Waiting for the Market to Crash is a Terrible Strategy

In my experience, investors sitting on a lot of cash are usually worried about equity valuations or the economy, and tell themselves and others that they're going to buy gobs of stock after a crash. The strategy sounds prudent and has commonsense appeal—everyone knows that one should be fearful when others are greedy, greedy when others are fearful. But historically waiting for the market to fall has been an abysmal strategy, far worse than buying and holding in both absolute and risk-adjusted terms.

Using monthly U.S. stock market total returns from mid-1926 to 2016-end (from the ever-useful French Data Library), I simulated variations of the strategy, changing both the drawdown thresholds before buying and the holding periods after a buy. For example, a simple version of the strategy is to wait for a 10% peak-to-trough loss before buying, then holding for at least 12 months or until the drawdown threshold is exceeded before returning to cash. This strategy would have put you in cash about 47% of the time, so if our switches were random, we’d expect to earn about half the market return with half the volatility.

The chart below shows the cumulative excess return (that is, return above cash) of this variation of the strategy versus the market. Buy-the-dip returned 2.2% annualized with a 15.7% annualized standard deviation, while buy-and-hold returned 6.3% with an 18.6% standard deviation. Their respective Sharpe ratios, a measure of risk-adjusted return, are 0.14 and 0.34, meaning for each percentage point of volatility buy-the-dip yielded 0.14% in additional annualized return and buy-and-hold yielded 0.34%.

The above chart understates the terribleness of the strategy. In the chart below I plot the cumulative wealth ratio of the strategy over the market to show their relative performances. When the line is sloping down, dip-buying is underperforming; when it's sloping up, it's overperforming. As you can see, the line shows small jags of outperformance, expansive plateaus of neutral performance, and long rolling slopes of underperformance.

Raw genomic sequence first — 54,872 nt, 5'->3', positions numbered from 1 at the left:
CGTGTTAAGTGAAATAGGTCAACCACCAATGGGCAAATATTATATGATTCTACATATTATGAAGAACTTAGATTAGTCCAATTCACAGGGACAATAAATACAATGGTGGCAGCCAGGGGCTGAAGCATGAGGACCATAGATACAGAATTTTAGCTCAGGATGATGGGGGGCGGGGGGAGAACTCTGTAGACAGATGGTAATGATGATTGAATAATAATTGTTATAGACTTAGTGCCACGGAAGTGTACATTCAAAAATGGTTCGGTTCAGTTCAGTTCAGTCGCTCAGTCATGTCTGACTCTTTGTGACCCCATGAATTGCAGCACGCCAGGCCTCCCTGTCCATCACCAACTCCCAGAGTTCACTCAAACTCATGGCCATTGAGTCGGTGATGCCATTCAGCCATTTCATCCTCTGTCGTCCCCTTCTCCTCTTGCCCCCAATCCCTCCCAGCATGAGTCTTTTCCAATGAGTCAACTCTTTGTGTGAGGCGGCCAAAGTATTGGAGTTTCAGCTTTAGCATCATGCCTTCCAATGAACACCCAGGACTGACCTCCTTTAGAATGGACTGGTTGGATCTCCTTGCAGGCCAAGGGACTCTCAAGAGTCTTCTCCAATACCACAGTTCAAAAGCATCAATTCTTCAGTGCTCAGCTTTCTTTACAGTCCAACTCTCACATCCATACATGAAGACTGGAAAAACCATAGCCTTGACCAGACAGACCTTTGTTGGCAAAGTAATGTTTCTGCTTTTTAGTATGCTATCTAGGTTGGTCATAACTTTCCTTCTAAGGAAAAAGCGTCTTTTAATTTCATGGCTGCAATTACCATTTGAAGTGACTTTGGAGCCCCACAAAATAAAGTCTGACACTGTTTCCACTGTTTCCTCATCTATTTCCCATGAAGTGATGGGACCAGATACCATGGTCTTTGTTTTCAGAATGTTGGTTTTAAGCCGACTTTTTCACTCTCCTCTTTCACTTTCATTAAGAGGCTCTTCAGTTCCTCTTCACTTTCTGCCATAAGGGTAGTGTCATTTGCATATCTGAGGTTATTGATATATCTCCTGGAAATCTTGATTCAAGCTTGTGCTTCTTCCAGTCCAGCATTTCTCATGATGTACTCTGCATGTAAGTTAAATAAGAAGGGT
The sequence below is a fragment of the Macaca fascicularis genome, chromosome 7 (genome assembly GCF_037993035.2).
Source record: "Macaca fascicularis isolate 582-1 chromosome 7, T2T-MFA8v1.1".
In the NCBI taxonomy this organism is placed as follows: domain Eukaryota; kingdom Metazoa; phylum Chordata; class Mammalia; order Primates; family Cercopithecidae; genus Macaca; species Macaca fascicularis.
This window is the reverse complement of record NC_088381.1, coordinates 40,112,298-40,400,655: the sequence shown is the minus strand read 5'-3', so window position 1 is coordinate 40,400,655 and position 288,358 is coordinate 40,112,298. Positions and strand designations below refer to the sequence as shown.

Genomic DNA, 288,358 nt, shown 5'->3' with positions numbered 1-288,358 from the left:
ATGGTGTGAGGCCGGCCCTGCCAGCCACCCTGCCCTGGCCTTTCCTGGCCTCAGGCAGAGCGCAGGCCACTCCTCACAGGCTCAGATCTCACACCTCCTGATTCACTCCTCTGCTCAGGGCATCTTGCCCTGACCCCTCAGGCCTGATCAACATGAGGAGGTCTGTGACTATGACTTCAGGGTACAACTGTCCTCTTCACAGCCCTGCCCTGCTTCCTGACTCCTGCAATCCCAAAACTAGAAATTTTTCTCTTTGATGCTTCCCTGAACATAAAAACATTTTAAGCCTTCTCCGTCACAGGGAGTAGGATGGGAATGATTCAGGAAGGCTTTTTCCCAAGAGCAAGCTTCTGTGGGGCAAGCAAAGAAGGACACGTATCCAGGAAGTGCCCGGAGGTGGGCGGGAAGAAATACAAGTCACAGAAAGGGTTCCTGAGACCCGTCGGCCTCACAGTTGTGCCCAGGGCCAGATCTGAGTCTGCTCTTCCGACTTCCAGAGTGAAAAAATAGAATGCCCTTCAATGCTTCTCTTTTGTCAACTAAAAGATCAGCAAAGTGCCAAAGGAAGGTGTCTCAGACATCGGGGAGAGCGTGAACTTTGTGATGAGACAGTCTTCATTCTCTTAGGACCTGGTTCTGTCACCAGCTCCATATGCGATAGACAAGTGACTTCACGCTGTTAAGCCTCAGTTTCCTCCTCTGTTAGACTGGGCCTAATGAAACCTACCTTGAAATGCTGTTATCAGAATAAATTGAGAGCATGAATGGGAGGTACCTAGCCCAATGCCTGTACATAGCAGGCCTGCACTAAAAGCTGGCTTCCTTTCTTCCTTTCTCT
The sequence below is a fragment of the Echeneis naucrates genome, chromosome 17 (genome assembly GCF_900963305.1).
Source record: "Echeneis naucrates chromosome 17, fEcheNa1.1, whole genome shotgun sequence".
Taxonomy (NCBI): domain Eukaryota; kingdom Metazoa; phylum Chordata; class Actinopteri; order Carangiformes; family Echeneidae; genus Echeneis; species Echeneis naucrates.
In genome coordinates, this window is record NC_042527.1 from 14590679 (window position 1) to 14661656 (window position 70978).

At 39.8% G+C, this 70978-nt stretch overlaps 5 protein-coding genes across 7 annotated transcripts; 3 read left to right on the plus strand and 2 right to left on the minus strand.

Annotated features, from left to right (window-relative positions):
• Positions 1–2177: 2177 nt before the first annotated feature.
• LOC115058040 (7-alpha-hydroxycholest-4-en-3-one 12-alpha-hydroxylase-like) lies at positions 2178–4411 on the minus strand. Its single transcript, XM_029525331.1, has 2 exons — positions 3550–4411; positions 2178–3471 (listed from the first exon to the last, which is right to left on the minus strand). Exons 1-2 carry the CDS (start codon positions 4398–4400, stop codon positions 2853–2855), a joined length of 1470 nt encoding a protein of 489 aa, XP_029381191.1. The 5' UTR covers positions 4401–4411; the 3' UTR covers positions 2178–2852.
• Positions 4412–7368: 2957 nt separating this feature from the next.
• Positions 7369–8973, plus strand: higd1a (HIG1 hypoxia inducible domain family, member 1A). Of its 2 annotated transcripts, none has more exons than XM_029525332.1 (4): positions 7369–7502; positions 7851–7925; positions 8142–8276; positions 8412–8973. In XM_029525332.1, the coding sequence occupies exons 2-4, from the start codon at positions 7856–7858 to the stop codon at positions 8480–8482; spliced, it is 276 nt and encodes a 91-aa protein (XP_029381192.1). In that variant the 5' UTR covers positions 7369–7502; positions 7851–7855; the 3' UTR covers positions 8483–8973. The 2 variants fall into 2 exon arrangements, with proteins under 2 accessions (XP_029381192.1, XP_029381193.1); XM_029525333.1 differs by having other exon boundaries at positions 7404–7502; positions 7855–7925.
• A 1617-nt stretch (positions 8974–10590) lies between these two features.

What about waiting for a deeper crash? For every drawdown level from -10% to -50% (in increments of 5%), waiting for a crash before buying results in lower absolute and risk-adjusted returns.

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What about holding on longer? This helps, but not enough to make it a winning strategy. Here’s what holding for three years after a crash produces:

Holding for five years helps, too, but now we're getting closer to buy and hold:

None of the variations tested produces higher absolute or risk-adjusted returns than buy and hold.

The strategy fails for two reasons. First, the historical equity risk premium was high and decades could pass before a big-enough crash, making it very costly to sit in cash. Second, the market tended to exhibit momentum more than mean reversion over years-long horizons. As strange as it sounds, you would have been better off buying when the market was going up and selling when it was going down, using a trend-following rule.

The closest thing to a success is waiting for a 40% or 45% crash before buying, and then holding on for at least five years. That strategy would have captured more than half the market’s return while being exposed to the market only a third of the time. However, 40%+ crashes are rare, occurring only five times in our sample, or about once every 18 years. The best that can be said for our strategy is that medium-term returns after a big crash tended to be above average, so it's probably a good time to buy equities if you have cash sitting around and a multi-year horizon.

This data does not say you should always buy and hold, no matter what. It simply says that a mechanical strategy of waiting for a crash on average resulted in much worse absolute and risk-adjusted returns than buying and holding. It is conceivable that you could have some piece of information—say, market valuations or economic conditions or technicals—that indicates a big crash is more likely to occur. In fact, a drawdown from a prior peak is itself just such a piece of information, because bad returns tend to clump together.